31 07 2008
Alice C. Linsley

St Theodore the Studite wrote that the Hebrew law against making images was to protect those who “fled the abyss of polytheism” and not to be taken as a hard and fast rule since “He who had given the prohibition to the hierophant Moses immediatley afterwards commanded him: ‘You shall make two cherubim of gold. of hammered work…” (On The Holy Icons, St. Vladimir’s Seminary Press, p. 24)

He goes on to say that the “prohibiton applies to likening the Godhead to all those creaturely objects such as the sun, the moon, the stars…” (p. 25) Is an image of the Father as an old man a creaturely object? It is impossible to imagine this image as representing the Father as a man since He is shown with the Son. Is not the Beloved Son the perfect image of the Father? He is both fully Man and fully God. His image then is above all other images for those who claim to be His followers.

Speaking to this point, St. John of Damascus wrote, “Neither do I worship an image as God, but through the images of Christ and of the holy Theotokos, and of the saints, I bring worship and honor to God, because of the reverence with which I honor His friends.” (On the Divine Images, SVP, p. 81).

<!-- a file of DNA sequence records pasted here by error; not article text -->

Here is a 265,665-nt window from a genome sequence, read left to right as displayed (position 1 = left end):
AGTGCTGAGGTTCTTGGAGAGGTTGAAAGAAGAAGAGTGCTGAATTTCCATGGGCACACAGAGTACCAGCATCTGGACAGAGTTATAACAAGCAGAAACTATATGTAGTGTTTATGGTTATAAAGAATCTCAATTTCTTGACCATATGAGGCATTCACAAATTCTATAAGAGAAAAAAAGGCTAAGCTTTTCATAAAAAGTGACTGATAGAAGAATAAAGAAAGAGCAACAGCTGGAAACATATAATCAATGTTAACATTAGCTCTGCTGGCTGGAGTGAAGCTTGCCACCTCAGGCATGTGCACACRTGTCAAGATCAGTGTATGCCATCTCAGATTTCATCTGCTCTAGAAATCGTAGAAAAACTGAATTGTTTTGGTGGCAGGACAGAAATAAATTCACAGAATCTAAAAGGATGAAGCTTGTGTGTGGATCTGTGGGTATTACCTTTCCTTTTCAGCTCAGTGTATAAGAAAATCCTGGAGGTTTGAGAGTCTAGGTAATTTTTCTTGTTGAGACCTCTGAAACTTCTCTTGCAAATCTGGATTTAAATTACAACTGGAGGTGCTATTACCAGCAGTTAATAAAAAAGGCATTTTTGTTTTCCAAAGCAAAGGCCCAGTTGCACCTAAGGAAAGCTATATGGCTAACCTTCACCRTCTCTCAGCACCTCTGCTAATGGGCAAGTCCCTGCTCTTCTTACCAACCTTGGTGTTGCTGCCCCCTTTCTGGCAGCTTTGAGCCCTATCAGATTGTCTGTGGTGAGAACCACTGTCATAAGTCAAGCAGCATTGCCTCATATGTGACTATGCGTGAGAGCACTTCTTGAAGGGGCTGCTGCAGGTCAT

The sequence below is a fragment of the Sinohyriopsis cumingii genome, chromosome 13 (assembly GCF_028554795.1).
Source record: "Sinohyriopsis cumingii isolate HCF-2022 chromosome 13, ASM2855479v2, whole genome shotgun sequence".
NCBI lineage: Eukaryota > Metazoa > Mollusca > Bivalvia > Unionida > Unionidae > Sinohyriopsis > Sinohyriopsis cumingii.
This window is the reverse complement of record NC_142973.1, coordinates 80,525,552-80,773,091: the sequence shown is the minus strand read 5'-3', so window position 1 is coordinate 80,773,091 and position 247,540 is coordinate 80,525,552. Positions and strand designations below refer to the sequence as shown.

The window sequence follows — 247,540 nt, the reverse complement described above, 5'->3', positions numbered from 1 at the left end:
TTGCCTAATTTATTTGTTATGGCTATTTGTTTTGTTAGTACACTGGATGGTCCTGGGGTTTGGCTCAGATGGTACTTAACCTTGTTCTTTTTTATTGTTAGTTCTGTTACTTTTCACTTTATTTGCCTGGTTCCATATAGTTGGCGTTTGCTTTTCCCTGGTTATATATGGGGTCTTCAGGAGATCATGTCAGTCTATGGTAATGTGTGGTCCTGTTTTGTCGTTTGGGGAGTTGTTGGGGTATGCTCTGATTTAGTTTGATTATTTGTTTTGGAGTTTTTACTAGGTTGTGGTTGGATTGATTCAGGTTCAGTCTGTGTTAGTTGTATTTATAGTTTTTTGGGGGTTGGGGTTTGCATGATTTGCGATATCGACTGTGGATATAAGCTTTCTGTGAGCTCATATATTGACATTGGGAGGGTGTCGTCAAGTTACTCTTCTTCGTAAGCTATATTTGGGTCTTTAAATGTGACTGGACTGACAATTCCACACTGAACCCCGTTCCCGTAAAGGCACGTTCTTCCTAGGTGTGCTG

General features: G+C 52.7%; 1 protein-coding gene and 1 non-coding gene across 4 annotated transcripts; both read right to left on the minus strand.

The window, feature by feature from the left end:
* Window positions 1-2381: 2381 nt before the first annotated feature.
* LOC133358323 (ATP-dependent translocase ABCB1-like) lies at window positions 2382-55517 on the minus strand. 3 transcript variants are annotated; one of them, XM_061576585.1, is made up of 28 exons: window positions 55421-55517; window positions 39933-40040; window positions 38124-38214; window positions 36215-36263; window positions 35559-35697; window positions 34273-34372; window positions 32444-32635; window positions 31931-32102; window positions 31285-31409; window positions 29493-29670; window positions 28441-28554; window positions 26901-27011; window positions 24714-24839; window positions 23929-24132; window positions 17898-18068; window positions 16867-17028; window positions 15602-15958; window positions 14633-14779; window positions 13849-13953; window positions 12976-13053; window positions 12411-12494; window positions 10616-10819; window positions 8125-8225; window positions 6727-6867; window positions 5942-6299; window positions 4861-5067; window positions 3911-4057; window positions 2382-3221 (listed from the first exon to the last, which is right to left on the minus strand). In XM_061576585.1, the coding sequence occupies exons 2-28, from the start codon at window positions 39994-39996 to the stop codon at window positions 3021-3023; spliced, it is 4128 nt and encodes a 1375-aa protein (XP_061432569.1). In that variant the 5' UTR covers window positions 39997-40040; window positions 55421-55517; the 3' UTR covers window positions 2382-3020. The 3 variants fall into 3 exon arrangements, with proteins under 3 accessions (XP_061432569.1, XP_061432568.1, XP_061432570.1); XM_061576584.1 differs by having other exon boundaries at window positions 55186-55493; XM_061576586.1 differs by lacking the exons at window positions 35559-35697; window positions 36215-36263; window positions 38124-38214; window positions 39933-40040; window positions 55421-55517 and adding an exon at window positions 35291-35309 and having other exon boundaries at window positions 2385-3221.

1 08 2008
Death Bredon

Personally, I believe along with Micheal Quenot, that the most important principle of sacred art (iconography) is God-centeredness — the representation via purposefully unrealistic and non-humanistic stylization of God in his Saints.

What really rubs me the wrong way is Renaissance religious art, which is so realistic and humanistic, that is no longer is sacred art worthy or liturgical veneration, used where authentic iconography — whether Byzantine, Slavic, Coptic, Ethiopic, Syriac or Romanesque (yes, in the first millennium, the West once had excellent iconography dominating the walls of its churches) — should be.

Indeed, the Renaissance image largely depict only the humanity of Christ and his saints. While this is religious art, it i not sacred art. (Note I am not saying that western, religious themed art should is necessarily bad or shouldn’t be done — I can appreciative the shear brilliance and a type of beauty in Michaelangelo’s works a well as anyone. Rather, I am just noting that such art it is not what the Fathers had in mind during the debates of the Seventh Council.)

IOTWs, the religious art of Giotti and progeny belong in museums, not a church.

1 08 2008
Priestly Goth